We may have found Violino to be a pleasant surprise, but don't be surprised to find us there whenever we're in the area.

Tuesday, October 1, 2019

A Few “For Life” Things No Kitchen Should Be Without


Essentials That Will Probably Never Have To Be Replaced

Maybe you're like me and you've got kids getting ready to set up housekeeping. Or maybe you're just setting up housekeeping for yourself. Either way, there are a few kitchen essentials you must buy, either for yourself or as a gift. These are things that will be used over and over and the beauty is that once you've bought them, provided you take proper care of them, you'll likely never have to buy them again. They are the “for life” things no kitchen should be without.

First of all, a good chef's knife. And I do mean “good.” Don't go down to Walmart and spend twenty dollars on a set of five generic “kitchen knives.” Go someplace like Williams Sonoma or Sur La Table and drop a hundred or so on one high quality 8 or 10-inch chef's knife. Henckels, Wüsthof, and Global are among the gold standard brands. Or you can do what a lot of pros do – myself included – and hit a restaurant supply store to get the same kind of knife without the expensive brand name or price tag. Dexter-Russell, Mercer, and Victorinox make knives that restaurant line cooks use to mow through literal tons of meats and vegetables over the course of years and they can be purchased for about half (or less) of what the big name kitchen store brands will cost. I've got both kinds, but I'm a notorious overachiever.

A cheap knife is a bad investment. In the first place, you'll wind up replacing it in a fairly short time. It'll be dull right out of the package and will pretty much stay that way. You'll be constantly sharpening a cheap knife which will never hold a decent edge. And there's nothing more dangerous in a kitchen than a dull knife. Then the blade will break or the handle will come off or something. You can buy a ten-dollar knife ten times or you can buy a hundred-dollar knife once. Your choice. Make it the smart one.

A word of advice, though, when buying a knife for a gift: don't. A knife has to "feel right” in order to be of any use. The shape of the handle, the comfort of the grip, the overall balance, the weight. These are all things that factor in to owning a good knife, so maybe it's best to give a gift certificate of some sort and let the person you're buying for pick out their own. Just a thought. And if you're buying for yourself, don't buy anything you can't pick up and hold in your hand at the store.

Once you get a good knife in your hands, maintain it. DON'T throw it in a drawer with a bunch of loose junk and DON'T run it through the dishwasher. Get a honing steel and learn how to use it and keep the knife sharpened. You don't actually “sharpen” a knife with a steel; the steel helps maintain the alignment of the edge but it doesn't “sharpen.” For that you need a good manual or electric sharpener, a double-sided whetstone, or a professional to do it for you. But if you get a quality knife and maintain it, you'll likely never have to buy another one. I have knives in my kitchen that my mother got in the 1950s. They're right up there on the magnetic strip with my Henckels and my Victorinox. Talk about a “for life” purchase: they have been in Mom's kitchen or mine literally my entire life. (So far, anyway.)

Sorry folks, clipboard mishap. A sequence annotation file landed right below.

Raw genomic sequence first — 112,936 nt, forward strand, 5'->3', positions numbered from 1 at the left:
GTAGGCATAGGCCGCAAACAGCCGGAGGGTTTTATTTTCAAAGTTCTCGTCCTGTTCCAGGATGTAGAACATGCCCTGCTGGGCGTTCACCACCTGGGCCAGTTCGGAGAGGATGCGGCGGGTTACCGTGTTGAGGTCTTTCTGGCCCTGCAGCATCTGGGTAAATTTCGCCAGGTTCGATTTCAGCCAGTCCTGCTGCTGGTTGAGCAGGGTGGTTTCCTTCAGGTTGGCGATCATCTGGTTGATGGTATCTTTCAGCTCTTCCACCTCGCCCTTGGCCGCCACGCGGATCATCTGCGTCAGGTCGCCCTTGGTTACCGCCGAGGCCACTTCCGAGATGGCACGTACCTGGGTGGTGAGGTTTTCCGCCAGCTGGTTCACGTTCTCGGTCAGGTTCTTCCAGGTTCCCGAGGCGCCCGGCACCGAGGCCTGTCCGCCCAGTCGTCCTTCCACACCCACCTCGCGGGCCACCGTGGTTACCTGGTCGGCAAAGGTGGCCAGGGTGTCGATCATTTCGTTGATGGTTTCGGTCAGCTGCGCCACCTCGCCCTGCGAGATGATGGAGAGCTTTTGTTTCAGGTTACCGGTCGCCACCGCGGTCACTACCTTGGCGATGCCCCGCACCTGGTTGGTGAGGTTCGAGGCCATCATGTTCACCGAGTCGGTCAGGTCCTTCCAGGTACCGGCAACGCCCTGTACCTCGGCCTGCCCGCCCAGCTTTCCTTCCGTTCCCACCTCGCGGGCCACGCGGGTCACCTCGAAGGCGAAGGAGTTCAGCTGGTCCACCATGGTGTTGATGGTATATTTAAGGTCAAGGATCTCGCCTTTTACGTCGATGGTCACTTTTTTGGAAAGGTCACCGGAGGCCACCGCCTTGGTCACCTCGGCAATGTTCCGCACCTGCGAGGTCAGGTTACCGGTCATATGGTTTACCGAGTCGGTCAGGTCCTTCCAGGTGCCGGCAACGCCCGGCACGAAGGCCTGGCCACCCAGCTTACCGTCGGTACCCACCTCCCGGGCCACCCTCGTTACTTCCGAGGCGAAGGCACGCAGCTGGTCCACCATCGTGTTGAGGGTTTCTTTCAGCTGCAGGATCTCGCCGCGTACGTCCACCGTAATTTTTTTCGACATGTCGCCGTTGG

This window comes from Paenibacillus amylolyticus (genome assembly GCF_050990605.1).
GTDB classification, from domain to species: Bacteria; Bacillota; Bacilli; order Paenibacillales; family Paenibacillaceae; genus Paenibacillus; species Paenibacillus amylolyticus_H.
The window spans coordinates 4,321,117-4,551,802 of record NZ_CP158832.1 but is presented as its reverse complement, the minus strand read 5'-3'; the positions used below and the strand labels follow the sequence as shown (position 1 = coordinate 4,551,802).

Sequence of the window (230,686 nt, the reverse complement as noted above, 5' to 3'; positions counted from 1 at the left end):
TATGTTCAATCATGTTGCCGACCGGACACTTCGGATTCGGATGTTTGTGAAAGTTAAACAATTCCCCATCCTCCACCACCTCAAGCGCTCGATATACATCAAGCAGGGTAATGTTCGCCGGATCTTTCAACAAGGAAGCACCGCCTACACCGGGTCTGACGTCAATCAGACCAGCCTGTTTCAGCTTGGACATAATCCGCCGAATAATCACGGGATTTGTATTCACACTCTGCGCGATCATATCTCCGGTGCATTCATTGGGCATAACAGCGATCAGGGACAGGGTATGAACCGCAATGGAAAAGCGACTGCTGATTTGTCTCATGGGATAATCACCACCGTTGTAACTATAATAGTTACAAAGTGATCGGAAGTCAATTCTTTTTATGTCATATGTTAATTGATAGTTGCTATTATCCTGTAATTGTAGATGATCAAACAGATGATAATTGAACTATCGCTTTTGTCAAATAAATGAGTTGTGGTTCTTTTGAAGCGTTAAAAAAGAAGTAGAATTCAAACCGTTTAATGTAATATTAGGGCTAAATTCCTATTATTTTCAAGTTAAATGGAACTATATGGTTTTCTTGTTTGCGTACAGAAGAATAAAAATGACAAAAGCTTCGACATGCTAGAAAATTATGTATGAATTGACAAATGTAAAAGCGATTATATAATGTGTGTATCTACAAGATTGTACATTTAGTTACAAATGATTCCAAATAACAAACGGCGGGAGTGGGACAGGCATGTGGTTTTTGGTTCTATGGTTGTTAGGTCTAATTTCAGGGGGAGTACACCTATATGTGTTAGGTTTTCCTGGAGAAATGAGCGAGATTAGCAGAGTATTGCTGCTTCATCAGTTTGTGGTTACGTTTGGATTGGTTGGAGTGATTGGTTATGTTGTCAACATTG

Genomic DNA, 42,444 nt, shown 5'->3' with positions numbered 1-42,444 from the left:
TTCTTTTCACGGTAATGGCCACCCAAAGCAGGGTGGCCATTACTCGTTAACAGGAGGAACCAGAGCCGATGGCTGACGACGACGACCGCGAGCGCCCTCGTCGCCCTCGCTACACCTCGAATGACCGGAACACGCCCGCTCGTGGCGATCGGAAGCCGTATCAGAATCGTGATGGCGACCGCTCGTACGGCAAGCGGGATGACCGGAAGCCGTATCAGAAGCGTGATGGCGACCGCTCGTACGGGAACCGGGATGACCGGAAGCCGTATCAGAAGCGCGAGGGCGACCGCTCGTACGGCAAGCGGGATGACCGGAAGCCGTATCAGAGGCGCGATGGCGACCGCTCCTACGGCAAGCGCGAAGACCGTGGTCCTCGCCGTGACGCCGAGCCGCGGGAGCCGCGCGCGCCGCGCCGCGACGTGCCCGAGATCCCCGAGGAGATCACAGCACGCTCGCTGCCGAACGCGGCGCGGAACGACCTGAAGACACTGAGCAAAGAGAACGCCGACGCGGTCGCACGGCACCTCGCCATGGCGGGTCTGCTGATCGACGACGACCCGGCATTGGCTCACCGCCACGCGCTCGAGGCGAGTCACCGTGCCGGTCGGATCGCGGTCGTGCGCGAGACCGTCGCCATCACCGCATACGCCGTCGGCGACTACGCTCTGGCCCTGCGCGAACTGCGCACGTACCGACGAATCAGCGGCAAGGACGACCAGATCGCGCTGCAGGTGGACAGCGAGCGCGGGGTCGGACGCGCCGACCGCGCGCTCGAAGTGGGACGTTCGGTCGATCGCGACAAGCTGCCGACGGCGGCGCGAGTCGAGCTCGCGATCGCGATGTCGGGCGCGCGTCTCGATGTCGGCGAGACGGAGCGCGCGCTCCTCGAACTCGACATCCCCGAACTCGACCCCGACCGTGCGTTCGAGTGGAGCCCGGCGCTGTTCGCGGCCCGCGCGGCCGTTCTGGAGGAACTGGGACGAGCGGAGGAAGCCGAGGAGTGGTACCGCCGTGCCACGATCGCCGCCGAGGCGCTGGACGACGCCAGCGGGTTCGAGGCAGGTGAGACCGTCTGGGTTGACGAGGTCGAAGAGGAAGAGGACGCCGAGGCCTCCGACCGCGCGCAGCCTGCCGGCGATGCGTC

Two more kitchen essentials that will wear like iron are – you guessed it – made of iron. Cast-iron. “Oh, that's so old-fashioned” or “Oh, that's so heavy.” Yeah, fine, whatever. I've got all the fancy-schmancy stainless steel and anodized aluminum non-stick cookware there is and I still wouldn't trade my 10.25-inch Lodge cast-iron skillet or my 6-quart Lodge enameled cast-iron Dutch oven for any or all of it.

There is nothing – let me hit that word again – nothing as durable and as versatile as cast-iron. I can't think of anything I can't do in one or the other of those essential kitchen tools. Fry, sear, braise, boil, bake. Yeah, bake. You can make killer cornbread in the skillet and great raised yeast bread in the Dutch oven. I've got a real, honest-to-goodness electric deep-fryer in my kitchen and I've got a 6-quart enameled cast-iron Dutch oven and a thermometer. Guess which I use more often. I make a lot of soups and sauces. Care to ponder what I make them in? And you want to talk about a non-stick surface? My well-used and well-seasoned fifty-year-old cast-iron skillet has a shiny patina that is as smooth as glass and there ain't nuthin' that sticks to it. Not even eggs. I challenge anybody to get the same kind of a sear on a steak cooked in cast-iron using an aluminum non-stick pan. And try taking that fancy aluminum pan off the stovetop and throwing it directly into a 450 degree oven. Nope. Give me cast-iron any day.

Besides being durable and versatile, cast-iron is dirt cheap. You can get a decent pan for twenty-five or thirty bucks tops. An enameled cast-iron Dutch oven can be had for less than a hundred, depending on the size. Unless you really want to go out of your mind and drop $250 to $350 on a Le Creuset brand. Talk about paying for a name. Good ol' American-made Lodge, right out of South Pittsburg, Tennessee, does everything the overhyped and overpriced French stuff does for less than half the cost. And it's just as “pretty.” Best of all, if you take care of it, you'll pass it on to your kids or grandkids someday. Seriously. Cast-iron is the definition of a “for life” kitchen purchase.

And then there's the appliance I couldn't imagine being without: a KitchenAid stand mixer. Yeah, this one's gonna cost ya: around $250 for the base model, about $350 for the fancier ones, and as much as $600 for the pro-line models. Why would you want to pay that much when you can get a Sunbeam Mixmaster at Walmart for $59.99? You want to know how many Sunbeam Mixmasters I burned up before I answered that question myself?